Money stresses, we all have them at some point in our lives.
They might be long term money stresses like overwhelming debt, or short term ones like a sudden, unexpected bill. I think it’s safe to say we’ve all been there.
Stress can be useful for keeping us focused but when it becomes persistent and negative it can do serious damage to our health and well-being. If you’re constantly swimming in a pool of cortisol, the effects can also splash over to your relationships with loved ones.
Like every source of stress, the trick to dealing with money stress is actively managing it.
Top 5 Money Stresses and How to Manage Them
- No savings for emergencies
- Overwhelming debt
- You’re worried about your retirement
- You can’t keep up with your friends
- It feels like your home-ownership dream is slipping away.
No Savings for Emergencies
The rule of thumb for emergency funds is three to six months of basic living costs.
That’s a lot of money. Even if your living expenses are very low, the thought of saving even three month’s worth is intimidating. Six months can be pie in the sky stuff!
Start with $1000 and build from there.
Once you have that first $1000 in the bank, you’ll have the confidence to tackle the more challenging money stresses like your debt. Once your debt is taken care of, come back to your emergency savings and aim for enough to cover your living expenses for three months.
Here are some posts to help you save for emergencies:
What ranks as overwhelming is deeply personal. If your debt stresses you out, whether it’s $1,000 or $100,000, you need to start managing it.
Make sacrifices if you need to find extra money in your budget. Track your spending to see if there are areas you’re wasting money that could be better spent on reducing your debt.
Check out these posts for step-by-step instructions to sort out your debt and get rid of the number one source of money stress for most people; debt.
You’re Worried About Your Retirement
Funding your retirement can be a major source of anxiety, especially if retirement is just around the corner.
Of course, the best time to start saving for your retirement is when you first start working. The second best time to start is today.
If you can’t dedicate vast sums toward your long-term savings, at least contribute something. As you gain more control of your financial life you can increase your contributions.
A great way to amplify your ability to save for retirement is to start a side hustle. Earning extra money beyond what you can earn through your usual job enables you to fast track your retirement savings, and maybe, you can retire early.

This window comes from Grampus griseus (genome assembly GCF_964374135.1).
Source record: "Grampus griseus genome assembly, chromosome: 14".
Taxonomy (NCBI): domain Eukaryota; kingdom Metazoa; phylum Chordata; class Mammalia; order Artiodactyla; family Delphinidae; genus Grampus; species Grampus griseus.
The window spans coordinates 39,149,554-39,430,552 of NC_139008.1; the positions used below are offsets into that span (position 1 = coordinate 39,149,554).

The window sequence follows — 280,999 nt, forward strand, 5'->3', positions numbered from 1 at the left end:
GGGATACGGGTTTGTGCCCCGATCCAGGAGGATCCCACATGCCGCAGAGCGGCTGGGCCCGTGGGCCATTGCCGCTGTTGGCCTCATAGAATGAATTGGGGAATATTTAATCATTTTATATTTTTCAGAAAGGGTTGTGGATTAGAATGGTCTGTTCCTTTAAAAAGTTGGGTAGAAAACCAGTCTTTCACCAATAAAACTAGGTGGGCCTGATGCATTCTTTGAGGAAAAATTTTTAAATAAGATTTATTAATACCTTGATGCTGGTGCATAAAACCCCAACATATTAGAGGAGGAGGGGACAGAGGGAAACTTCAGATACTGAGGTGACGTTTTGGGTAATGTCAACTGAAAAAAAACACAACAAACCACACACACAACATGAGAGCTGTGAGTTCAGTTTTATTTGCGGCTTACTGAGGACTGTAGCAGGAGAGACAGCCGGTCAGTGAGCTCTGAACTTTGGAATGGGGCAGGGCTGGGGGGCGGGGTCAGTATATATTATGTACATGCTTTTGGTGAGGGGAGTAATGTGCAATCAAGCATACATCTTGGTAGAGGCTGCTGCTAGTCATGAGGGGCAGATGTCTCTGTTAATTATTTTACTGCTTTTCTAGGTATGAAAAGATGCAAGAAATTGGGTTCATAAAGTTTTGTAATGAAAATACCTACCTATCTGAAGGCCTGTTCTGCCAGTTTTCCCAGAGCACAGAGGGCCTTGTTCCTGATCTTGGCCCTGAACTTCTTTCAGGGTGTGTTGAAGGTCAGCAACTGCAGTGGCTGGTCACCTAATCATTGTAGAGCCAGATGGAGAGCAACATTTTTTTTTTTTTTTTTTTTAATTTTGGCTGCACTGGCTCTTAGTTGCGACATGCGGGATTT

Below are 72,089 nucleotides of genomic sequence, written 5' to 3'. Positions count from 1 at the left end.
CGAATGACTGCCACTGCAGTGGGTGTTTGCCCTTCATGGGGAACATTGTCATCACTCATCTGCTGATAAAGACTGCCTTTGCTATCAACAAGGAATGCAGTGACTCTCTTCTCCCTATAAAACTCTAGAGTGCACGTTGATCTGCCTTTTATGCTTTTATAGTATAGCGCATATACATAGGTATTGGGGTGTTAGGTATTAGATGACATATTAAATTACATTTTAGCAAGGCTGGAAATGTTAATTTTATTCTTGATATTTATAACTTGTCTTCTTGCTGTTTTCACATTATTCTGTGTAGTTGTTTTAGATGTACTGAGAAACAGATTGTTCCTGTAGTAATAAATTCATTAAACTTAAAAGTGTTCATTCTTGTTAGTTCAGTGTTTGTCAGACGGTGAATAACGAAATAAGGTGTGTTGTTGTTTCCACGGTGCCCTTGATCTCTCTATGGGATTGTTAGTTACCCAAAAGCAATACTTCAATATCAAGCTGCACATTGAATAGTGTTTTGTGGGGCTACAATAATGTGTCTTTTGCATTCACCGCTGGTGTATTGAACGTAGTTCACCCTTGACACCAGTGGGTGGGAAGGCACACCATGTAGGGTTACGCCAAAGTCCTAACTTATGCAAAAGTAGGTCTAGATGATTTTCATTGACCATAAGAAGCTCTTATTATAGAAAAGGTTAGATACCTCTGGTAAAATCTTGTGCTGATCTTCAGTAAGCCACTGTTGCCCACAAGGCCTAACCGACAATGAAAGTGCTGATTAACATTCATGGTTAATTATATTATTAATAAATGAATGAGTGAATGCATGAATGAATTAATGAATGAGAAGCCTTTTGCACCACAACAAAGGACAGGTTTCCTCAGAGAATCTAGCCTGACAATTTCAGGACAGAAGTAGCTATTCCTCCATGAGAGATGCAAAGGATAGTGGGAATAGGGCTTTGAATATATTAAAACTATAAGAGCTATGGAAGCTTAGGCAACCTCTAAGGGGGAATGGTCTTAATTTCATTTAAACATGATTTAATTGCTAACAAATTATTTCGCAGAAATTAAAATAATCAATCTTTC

You might also find you love your side hustle so much, you make it part of your lifestyle and have the best of both worlds; work you love and a lifestyle you don’t need to retire from.
Need more information about retirement? Try these posts:
You Can’t Keep Up with Your Friends
Sometimes it’s not the Jones’ we stress about keep up with, it’s our closest friends.
If you have friends who earn a lot more than you or who are perhaps a bit more spendy than you are, it can become a source of stress.
Instead of agreeing to expensive outings, look for ways to catch up that won’t break your bank or make you feel like Ebeneezer Scrooge. Try lunch, instead of dinner. Or, instead of lunch, try coffee and cake for morning or afternoon tea. Organise a themed movie night at home. A picnic in the park. A walk and talk session. You get the idea… Catching up with friends doesn’t have to mean destroying your budget.
And, speaking of budgets, try allocating an amount in your budget to go toward a guilt-free night on the town with friends.
For more ideas check out these posts:
It Feels Like Your Home-Ownership Dream is Slipping Away
Depending on where you live, the dream of home ownership could be quickly becoming unattainable.
If owning your own home is important to you, accept now that your first home won’t be your dream home. Sometimes, getting a toehold on the market means starting with a property that’s not necessarily where you want to live or as big as you want or in the condition you want.
Start with what you can afford then work at adding value to your home while reducing your mortgage as quickly as possible. A fixer-upper might be your best option if you’re starting out.
Again, depending on where you live and, just as importantly work, home ownership might be completely out of your reach. If that’s the case, consider the best way to pay rent and invest in properties for others to live in.
Managing Money Stress
It would be nice if ignoring your problems really did mean they went away but in my experience, problems are the only things that actually grow when you neglect them.
If any of these five major money stresses are a part of your life, start actively managing them today.
So, pick whichever one stresses you out the most and start making a plan to manage it out of existence.
What other major money stresses you’d add to this list?
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